YspeopleExplore tab

Why are so many young people incompetent?


About Philosophically

I think, therefore I am.


Ever been frustrated by the Millennials in your life? You'll relate to this!

Why are we producing so many incompetent young people? This may just prove to be the most important question of our time.

Lacking basic life skills, but whose fault is it?  Picture: Shutterstock.

Lacking basic life skills, but whose fault is it? Picture: Shutterstock

Of course, the question is underpinned by the notion that we are producing incompetent young people - and more so than in the past. It also requires a definition of incompetent.

Let me address with the second issue first. Setting aside dictionary definitions, I am defining ‘incompetent’ as the ‘inability to function effectively and efficiently in the world, dealing well with the multitude of issues that life throws up, without the support of their parents’.

Read more from Philosophically Yours: Positive self-image, your greatest gift to a child

To the first point, Australian social psychologist Hugh McKay's research suggests that counselling 19-22 year olds through their first and second years away from home is not only one of the fastest growing areas of psychology, it is at almost epidemic proportions.

There is a saying that if a pre-war child was dropped in the bush, 300km from civilisation, they would find their way home, while a post-war Baby Boomer would find their way home from 160km and Generation X adults could navigate 40km, while Millennials would struggle to navigate 3.2km.

Millennials may have mastered the digital environment, but all too many seem to lack the skills to navigate the real world and all the challenges it has to throw at us.

Hugh McKay suggests that Millennials are arguably the least equipped group of adults to ever exist on this planet.

They often stay at home well beyond adulthood, needing the emotional and practical support of their family as well as financial support.

There is a great deal of evidence to demonstrate that they simply lack the skills to deal with everyday life issues, which previous generations never gave a second thought – many still takea parent to the doctors when they go, ask a parent for a lift to and from university, seek parental support in completing simple government forms, and consider any conflict in the work environment as bullying or intimidating.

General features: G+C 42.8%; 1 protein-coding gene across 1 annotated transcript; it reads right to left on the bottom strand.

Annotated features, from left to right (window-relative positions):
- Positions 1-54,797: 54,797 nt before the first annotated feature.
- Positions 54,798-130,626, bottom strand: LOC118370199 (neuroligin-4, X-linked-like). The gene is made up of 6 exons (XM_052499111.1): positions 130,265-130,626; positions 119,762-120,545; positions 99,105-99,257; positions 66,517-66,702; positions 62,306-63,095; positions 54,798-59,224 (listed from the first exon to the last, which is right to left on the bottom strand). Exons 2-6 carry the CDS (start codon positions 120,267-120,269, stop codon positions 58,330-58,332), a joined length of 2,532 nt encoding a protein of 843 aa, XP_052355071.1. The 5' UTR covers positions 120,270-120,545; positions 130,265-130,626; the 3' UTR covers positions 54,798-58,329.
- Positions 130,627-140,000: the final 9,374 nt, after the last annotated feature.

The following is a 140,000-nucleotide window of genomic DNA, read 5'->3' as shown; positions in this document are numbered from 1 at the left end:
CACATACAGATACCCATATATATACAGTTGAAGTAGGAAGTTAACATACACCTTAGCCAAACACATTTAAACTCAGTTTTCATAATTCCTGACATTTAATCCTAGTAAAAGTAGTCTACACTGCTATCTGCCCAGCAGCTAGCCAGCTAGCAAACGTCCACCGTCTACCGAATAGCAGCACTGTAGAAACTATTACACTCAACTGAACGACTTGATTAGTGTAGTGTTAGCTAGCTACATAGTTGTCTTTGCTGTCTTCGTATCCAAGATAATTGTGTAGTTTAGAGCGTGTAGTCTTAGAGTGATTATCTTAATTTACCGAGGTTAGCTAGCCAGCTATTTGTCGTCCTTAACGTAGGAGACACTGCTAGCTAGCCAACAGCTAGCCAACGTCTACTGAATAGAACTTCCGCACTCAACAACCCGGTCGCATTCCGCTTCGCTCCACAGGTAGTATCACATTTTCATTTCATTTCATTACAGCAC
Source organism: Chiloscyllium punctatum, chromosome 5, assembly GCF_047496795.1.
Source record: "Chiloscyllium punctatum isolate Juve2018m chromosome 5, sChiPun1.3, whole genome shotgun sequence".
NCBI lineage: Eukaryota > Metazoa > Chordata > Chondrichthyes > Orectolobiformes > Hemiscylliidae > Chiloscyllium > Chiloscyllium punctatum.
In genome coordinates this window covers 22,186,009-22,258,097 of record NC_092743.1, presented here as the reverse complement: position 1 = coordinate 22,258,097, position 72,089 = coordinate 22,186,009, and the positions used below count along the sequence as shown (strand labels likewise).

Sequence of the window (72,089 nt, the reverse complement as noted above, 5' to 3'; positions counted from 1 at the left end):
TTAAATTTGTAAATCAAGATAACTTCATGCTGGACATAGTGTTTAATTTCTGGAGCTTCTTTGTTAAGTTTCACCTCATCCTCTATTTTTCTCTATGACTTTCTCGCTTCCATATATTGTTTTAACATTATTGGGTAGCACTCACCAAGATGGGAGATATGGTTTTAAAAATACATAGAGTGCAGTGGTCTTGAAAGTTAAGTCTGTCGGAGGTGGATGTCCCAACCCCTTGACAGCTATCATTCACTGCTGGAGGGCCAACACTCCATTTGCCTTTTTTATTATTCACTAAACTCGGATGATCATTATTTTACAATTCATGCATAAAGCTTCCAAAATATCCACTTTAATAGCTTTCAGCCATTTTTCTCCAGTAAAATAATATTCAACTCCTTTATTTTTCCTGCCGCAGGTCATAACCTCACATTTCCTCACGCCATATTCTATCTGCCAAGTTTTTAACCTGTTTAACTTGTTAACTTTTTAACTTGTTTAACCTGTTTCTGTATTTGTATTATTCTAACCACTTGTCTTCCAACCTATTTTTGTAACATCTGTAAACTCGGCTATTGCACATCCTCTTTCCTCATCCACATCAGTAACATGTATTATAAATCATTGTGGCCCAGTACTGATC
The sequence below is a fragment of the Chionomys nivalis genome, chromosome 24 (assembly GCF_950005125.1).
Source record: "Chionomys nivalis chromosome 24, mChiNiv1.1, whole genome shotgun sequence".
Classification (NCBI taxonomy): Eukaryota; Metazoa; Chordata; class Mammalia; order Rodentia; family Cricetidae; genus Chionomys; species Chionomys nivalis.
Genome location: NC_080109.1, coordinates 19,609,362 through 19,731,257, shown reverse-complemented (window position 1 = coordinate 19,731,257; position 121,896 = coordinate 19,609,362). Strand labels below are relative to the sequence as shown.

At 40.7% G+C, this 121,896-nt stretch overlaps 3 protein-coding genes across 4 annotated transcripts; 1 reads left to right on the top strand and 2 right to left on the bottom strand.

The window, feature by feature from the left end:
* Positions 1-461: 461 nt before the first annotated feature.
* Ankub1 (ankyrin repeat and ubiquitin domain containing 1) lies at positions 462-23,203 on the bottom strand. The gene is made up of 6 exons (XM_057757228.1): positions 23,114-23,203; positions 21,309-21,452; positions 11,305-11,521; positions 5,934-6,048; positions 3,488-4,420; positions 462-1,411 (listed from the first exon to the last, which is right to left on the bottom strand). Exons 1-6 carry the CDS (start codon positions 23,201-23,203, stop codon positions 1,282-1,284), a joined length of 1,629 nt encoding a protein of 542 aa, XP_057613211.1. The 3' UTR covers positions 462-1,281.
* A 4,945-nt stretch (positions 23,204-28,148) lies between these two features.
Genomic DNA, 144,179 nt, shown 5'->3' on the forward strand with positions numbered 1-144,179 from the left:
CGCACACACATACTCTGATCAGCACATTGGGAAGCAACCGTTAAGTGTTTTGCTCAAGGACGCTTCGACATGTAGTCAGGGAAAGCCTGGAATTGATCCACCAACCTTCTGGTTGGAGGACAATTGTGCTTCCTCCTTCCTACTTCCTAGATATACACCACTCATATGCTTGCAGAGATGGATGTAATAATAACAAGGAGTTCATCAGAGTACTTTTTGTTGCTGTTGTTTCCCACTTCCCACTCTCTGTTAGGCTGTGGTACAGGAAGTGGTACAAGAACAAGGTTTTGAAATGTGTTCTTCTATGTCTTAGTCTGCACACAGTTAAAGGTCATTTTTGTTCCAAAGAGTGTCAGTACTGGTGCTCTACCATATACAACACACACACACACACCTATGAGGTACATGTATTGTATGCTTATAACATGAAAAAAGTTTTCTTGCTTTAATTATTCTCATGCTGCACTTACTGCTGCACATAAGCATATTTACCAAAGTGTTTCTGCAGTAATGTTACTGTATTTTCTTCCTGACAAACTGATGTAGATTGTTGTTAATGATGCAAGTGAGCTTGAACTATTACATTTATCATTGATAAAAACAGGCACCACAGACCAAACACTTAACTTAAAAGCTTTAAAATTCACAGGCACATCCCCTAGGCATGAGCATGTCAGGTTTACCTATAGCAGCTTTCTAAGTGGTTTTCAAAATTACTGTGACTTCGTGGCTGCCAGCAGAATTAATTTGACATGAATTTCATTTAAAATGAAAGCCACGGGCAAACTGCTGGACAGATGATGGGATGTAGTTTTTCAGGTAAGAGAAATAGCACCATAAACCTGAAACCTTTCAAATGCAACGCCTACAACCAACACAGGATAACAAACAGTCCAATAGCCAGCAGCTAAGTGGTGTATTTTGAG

They are taking more sick days and needing much more emotional support.

Why is this so?

McKay suggests that there are a number of contributing factors, including:

  • Parents, particularly mothers, communicating the view that perpetual happiness is a legitimate and achievable goal, and then doing everything possible to help their child avoid any stress or unhappiness.
  • Parents in general believing the myth that the world is so much more dangerous than it was when they were a child. As a result, they keep their child on a short leash at all times, preventing any danger and most challenges.
  • Parents, particularly mothers, wanting their child to have everything they never had and doing whatever is necessary to ensure this is delivered – taking away any sense of self-sufficiency that the child could develop.
  • Parents who organise every minute of every day of their child's life with sport, dancing, study, music lessons and the rest, leaving nothing to the developing imagination and no room for them to develop personal management skills.
  • To this list, I would add:

  • Schools creating an unrealistic view of the world with their everyone-gets-a-prize mentality. I have been to so many assemblies at so many schools where kids get awards for just breathing, as if this occurs in the real world.
  • The efforts of schools and parents to extract all potential conflict from a child’s life and label such conduct bullying, well before it is. Kids made to expect that life is all sweetness and light, that they can avoid bad things, told the bullshit that they can be whatever they want.
  • Political correctness and creating perceptions in the child that are not reality. A school teacher friend was recently told by a child that a boy in the playground would not share his toys with her – expecting, based on her mother’s comments, that the teacher would fix this. Fortunately, the teacher responded by suggesting that while the boy might not have been behaving well, the toys were his to do with as he pleaseds.
  • Young people are getting wrapped in cotton wool. Parents who think they are protecting their children are being selfish, condemning them to live with incompetence that will damage their quality of life.

    In addition to the issues I have noted above, these young adults are less resistant to illnesses, more likely to have allergies, more likely to have emotional problems, less socially equipped and more likely to suicide.